Life is busy! I have mastered the art of a bucket shower, Swahili language classes are in full swing at four days per week as well as a class at Carlile College, two online classes through Azusa Pacific University, and a microfinance internship to start next week. That doesn’t include spending time with my friends and host family, studying, trying out new churches, and exploring Nairobi. Therefore, much of my time is spent transporting myself from one place to another via the world’s most exciting form of transportation: the matatu.
Matatus are privately-owned 15-passenger vans and Nairobi’s most widely used mode of transport. Many of them are moving works of art, adorned with decals and themed graphics ranging from political figures to musical artists to Biblical references. Some have names painted across them like “Black Reign” or “God’s Chosen One” or “Mystikal.” My host mom will pass up several matatus before selecting the quietest one, but I prefer those with bass thumping and music blaring – usually Kenyan hip-hop, dancehall, gospel or reggae. A few matatus are even equipped with television screens that entertain passengers with music videos during their commutes to and from work. (Abby and I like to think that the louder the music is, the faster we’ll get to our destination, and generally it has proven to be true).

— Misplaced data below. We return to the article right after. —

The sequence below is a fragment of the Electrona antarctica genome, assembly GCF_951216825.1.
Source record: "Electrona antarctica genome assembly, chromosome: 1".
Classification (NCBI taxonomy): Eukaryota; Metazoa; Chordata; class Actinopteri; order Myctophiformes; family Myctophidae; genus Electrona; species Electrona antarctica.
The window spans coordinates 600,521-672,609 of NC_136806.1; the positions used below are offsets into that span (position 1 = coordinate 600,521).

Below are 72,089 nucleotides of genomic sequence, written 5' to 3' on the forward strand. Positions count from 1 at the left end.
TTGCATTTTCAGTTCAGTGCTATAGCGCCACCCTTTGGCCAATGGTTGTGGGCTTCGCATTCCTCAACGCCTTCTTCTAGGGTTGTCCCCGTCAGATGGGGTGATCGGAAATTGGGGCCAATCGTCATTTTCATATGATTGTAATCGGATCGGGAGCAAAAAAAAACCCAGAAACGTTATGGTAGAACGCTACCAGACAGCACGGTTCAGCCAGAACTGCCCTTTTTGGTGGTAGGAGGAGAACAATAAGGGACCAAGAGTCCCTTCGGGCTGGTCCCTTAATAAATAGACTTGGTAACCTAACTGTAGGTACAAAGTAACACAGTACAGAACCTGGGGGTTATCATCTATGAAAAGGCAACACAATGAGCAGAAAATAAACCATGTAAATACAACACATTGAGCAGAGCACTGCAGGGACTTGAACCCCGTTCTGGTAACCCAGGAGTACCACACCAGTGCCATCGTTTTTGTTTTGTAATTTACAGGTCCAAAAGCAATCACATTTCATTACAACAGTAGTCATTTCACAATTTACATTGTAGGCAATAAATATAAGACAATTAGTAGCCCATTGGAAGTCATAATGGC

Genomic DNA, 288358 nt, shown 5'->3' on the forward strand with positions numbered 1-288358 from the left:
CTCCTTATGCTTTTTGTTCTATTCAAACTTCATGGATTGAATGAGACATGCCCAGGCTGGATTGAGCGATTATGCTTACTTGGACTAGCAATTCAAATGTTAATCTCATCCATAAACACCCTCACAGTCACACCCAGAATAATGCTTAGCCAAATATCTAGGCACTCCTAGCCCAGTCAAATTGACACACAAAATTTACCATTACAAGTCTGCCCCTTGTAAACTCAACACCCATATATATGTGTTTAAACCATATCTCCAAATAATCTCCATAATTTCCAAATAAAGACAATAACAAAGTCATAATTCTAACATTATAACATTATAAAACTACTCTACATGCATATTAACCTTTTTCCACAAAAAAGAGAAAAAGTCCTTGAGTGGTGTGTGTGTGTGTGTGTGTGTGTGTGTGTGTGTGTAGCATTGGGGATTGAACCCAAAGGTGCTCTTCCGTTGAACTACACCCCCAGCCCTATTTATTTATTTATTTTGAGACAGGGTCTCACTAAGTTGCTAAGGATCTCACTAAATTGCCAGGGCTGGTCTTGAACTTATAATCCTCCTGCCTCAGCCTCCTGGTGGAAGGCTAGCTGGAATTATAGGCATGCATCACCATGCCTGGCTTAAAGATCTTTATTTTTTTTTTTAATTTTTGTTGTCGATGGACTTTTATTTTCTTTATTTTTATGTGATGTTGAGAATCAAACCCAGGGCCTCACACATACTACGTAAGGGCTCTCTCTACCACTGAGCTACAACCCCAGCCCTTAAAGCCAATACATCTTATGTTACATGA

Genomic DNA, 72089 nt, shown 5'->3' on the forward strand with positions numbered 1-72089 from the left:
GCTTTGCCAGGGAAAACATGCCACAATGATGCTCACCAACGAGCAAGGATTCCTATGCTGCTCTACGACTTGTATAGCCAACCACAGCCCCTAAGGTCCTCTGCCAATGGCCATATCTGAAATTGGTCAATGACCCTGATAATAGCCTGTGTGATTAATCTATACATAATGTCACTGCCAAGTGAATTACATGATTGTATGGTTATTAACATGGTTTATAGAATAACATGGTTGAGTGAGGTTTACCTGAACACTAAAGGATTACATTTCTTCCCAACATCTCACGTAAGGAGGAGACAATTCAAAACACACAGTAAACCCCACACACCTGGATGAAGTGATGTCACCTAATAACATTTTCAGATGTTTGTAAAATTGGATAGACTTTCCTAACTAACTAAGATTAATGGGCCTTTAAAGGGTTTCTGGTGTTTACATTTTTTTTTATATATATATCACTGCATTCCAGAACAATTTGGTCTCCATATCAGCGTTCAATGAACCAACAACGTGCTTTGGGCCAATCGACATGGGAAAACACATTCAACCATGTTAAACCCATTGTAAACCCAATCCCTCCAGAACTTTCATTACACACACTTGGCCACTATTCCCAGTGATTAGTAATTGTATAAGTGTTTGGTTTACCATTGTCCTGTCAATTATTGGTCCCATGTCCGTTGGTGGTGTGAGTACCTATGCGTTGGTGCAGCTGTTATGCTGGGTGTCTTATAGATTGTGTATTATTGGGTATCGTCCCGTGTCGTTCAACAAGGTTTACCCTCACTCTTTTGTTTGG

At each stop, matatus cram into a tiny space and a conductor hangs out the door yelling the route and price at the top of his lungs (which at first sounded like incoherent rhythmic shouting). The only way to know which route goes where is to ask a local, or figure it out by trial and error. Bodies cram into every seat and the conductor collects the fare along the way, tapping each person on the shoulder to pay up. The price of a ride varies depending on the time of day and route, but generally costs between 10 and 40 Kenyan Schillings (approximately 12 to 60 U.S. cents). Experiencing Nairobi traffic in a matatu is half the fun. Traffic jams are inevitable at most times of the day, but matatu drivers are experts at flying over medians and squeezing through impossibly small spaces, occasionally side-swiping a car, though stopping only if a necessary part of the vehicle has fallen off.
Matatus are also notorious for being the most likely place to get pick-pocketed. My local friends have taught me some of the most common tricks of matatu thieves. For example, someone may cover part of your bag with a newspaper that they are “reading,” while pick-pocketing or even cutting your bag open with a knife to steal its contents. Or the rider next to you may “accidently” drop coins on the floor by your feet so that when you kindly bend down to pick them up your bag will be snatched. But as unsettling as it may sound to some, matatu rides are just one of the many things that keep life interesting in Nairobi – and they will get you just about anywhere you need to go!